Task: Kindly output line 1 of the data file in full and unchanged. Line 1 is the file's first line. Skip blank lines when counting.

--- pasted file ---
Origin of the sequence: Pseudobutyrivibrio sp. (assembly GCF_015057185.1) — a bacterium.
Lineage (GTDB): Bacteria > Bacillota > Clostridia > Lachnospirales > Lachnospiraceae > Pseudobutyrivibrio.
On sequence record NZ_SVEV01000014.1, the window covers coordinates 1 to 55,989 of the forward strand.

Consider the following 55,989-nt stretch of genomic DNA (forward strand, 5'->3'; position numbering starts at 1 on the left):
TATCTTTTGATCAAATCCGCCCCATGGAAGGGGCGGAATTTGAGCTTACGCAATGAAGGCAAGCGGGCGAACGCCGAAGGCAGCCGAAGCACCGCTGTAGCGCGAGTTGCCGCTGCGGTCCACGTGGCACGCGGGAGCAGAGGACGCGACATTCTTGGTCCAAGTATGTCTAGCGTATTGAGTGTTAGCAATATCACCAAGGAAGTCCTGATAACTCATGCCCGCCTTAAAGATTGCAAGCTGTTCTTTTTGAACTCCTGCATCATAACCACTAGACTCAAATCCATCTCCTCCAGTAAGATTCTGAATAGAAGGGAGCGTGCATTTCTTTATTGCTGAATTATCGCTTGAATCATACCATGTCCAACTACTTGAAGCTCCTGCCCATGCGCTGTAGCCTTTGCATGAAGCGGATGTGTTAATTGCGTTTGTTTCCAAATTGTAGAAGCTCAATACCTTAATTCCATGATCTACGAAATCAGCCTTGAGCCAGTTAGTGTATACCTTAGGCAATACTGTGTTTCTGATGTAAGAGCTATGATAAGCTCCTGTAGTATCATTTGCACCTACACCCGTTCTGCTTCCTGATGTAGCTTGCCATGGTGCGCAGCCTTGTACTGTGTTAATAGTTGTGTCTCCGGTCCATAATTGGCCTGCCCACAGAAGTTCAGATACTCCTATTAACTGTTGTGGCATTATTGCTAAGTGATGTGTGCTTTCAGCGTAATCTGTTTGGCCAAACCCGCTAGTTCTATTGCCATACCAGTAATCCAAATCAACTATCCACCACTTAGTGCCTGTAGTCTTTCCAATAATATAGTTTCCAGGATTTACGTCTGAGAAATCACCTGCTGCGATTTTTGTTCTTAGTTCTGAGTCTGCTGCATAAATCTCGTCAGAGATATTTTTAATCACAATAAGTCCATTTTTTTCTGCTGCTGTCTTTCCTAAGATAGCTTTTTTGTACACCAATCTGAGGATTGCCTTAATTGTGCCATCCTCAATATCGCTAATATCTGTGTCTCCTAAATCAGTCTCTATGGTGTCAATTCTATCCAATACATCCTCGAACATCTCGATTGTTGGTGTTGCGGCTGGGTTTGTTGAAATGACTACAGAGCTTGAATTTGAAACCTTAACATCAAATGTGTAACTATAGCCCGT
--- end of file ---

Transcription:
Origin of the sequence: Pseudobutyrivibrio sp. (assembly GCF_015057185.1) — a bacterium.